This section is from the book "Complete Self-Instructing Library Of Practical Photography", by J. B. Schriever. Also available from Amazon: Complete Self-Instructing Library Of Practical Photography.
General Lighting. The form of lighting to employ is that which will give the greatest amount of relief and roundness to the object being photographed. Harsh and strong lighting should be avoided, as this will only tend to give hard, chalky high-lights and dense shadows. The light should be soft and diffused and when it is necessary to work close to the source of light, cheese-cloth or thin paper should be hung over the windows in order to diffuse the light sufficiently. Wherever possible, the light should fall quite broadly onto the object and at a slight angle.
Illuminating Shadows. If the lighting is too con-trasty, and if there is not a sufficient amount of illumination in the shadows, a reflector of some kind, such as white muslin or white paper, should be brought into use and light reflected into the deep shadows. Where there is much detail work in a large piece of machinery, sometimes it becomes an advantage, where electric light can be had, to run a wire, with a 32 candle-power bulb attached, from the regular socket across to the machine, locating the bulb back of some parts in the foreground, excluding it from view, but at the same time arranging it so as to illuminate some parts in shadow which require more detail.
227. Where electric light cannot be had, the use of magnesium-ribbon or magnesium-powder in the regular magnesium-machine will be found the most useful addition to your outfit, for by means of the blow-tube attached to the magnesium lamp, you can blow as light or as heavy a blast of light as you desire, and you can also move about the object while blowing in the tube, thus giving uniform illumination and overcoming any harsh shadows such as would exist if flashlight were employed, which naturally could be used from one point only.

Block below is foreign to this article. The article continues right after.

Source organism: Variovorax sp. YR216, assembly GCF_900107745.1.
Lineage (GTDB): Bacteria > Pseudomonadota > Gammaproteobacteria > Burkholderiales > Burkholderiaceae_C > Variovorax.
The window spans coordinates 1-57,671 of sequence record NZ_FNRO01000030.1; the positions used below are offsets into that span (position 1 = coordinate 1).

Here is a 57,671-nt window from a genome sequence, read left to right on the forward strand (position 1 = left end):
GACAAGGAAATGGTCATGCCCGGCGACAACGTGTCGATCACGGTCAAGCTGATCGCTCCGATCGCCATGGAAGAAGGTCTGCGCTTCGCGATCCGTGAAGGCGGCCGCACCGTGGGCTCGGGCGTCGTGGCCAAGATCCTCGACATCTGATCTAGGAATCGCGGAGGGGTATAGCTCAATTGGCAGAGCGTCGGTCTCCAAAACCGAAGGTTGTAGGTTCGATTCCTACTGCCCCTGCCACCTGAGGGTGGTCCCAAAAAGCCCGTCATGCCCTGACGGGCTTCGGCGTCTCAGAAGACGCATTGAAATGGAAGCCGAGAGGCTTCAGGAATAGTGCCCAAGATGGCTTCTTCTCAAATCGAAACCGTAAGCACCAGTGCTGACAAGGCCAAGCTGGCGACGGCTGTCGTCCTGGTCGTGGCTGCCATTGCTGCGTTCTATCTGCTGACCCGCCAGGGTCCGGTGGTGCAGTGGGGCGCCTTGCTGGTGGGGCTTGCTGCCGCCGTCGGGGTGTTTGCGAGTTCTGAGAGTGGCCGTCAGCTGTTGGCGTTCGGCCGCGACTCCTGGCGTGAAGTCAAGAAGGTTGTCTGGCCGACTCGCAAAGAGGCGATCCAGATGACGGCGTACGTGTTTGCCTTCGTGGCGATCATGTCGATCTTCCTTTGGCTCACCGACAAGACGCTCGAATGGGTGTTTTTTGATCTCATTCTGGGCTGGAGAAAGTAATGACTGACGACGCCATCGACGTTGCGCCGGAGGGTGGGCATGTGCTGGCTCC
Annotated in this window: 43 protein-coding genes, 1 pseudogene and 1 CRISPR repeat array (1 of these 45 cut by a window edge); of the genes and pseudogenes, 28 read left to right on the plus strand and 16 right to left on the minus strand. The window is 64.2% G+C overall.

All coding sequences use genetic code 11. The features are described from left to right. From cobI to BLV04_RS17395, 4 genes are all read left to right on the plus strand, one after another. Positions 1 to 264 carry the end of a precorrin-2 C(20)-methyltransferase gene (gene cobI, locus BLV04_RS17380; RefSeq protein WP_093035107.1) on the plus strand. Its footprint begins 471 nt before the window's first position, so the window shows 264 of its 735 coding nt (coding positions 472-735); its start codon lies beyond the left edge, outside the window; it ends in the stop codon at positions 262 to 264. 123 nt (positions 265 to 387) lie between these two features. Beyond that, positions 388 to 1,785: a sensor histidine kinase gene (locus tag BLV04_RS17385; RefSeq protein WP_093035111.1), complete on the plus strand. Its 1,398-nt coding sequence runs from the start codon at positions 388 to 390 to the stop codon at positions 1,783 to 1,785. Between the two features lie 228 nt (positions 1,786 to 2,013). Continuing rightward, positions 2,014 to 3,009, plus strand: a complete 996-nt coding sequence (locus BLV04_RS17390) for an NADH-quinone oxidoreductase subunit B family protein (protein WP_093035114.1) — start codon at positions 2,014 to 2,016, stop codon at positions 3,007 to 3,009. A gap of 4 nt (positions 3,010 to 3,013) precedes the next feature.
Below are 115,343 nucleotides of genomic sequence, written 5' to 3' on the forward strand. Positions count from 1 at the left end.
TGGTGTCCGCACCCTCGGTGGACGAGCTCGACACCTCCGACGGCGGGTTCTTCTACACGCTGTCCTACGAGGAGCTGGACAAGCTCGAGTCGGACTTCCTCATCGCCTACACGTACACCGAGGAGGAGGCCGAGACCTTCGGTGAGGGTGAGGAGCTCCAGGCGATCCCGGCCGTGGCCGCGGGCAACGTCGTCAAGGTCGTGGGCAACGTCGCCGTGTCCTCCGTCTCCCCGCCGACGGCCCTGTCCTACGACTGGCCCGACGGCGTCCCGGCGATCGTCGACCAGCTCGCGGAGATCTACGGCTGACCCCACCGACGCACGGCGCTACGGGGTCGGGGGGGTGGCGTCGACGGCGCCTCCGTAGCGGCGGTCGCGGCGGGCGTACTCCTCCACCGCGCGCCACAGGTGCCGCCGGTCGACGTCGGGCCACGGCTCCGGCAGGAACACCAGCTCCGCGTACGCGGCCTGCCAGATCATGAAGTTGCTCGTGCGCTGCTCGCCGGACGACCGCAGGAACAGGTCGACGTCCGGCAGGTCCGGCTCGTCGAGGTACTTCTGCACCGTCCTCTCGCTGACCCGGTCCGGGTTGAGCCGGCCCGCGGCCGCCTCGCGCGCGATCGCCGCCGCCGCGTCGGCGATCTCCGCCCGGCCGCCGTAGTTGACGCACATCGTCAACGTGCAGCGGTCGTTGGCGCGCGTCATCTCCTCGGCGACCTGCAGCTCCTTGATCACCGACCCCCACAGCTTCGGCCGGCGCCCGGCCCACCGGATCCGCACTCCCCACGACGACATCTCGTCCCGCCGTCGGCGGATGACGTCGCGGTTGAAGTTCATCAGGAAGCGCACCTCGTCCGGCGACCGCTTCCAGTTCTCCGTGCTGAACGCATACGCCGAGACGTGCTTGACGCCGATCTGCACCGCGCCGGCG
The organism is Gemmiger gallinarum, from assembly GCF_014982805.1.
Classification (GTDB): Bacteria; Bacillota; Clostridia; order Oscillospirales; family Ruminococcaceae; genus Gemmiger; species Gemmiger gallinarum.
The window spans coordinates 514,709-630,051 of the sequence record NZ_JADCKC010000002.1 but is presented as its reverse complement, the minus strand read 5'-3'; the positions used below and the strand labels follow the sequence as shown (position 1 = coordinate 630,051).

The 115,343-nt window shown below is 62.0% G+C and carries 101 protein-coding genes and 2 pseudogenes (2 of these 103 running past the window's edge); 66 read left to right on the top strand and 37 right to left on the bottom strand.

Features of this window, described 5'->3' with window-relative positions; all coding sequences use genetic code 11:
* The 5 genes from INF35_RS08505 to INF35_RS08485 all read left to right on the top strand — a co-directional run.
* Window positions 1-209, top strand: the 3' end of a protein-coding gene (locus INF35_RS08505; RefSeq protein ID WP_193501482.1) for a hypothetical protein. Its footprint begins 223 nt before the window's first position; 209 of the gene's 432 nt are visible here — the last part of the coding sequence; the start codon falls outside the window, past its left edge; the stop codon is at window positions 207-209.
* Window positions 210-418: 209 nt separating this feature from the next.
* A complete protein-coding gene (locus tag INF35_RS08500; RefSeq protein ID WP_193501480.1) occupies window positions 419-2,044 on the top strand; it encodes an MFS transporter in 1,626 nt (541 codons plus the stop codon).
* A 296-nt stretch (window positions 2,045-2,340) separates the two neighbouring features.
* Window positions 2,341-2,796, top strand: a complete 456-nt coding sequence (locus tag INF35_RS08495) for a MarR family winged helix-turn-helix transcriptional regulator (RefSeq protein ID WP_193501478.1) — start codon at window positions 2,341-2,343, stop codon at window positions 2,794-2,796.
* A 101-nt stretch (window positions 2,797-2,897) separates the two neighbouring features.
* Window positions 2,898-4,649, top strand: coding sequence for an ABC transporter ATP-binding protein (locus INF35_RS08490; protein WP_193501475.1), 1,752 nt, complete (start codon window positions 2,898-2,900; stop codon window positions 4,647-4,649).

Preventatives Of Halation. Halation will often be found difficult to prevent, especially when working toward strong light, and when it is impossible to adjust the objects so as to secure the proper angle of light. Where the object is situated under bad light conditions, such as just described, any halation about it may be overcome by arranging cur-
Photographing Castings and Machinery. 139 tains behind it and before the windows, at no time lowering these curtains below the object itself, and keeping them slightly, but constantly, in motion. As the remaining parts of the view will be blocked out anyway, halation above the object will do no harm. Where curtains are not at hand (however, shops manufacturing work of this kind are usually supplied with them), one can overcome halation to a certain extent by covering, with brown paper, the lower portion of the window which comes within range of the object being photographed. In other words, have the brown paper, or background, come one foot above the top of the object, as viewed from the camera.
229. It is far better to avoid halation at the time of making the exposure than to doctor the negative after development. The selection of the proper hour for exposure, when the direct light is not so strong toward the camera, will many times assist in doing away, to a great extent at least, with the bad effect of halation. Non-halation plates should by all means be used, unless you apply the principles given in Special Development, Volume II. Even when applying this method, non-halation plates will assist materially in producing better results. (See Pages 142 and 146.)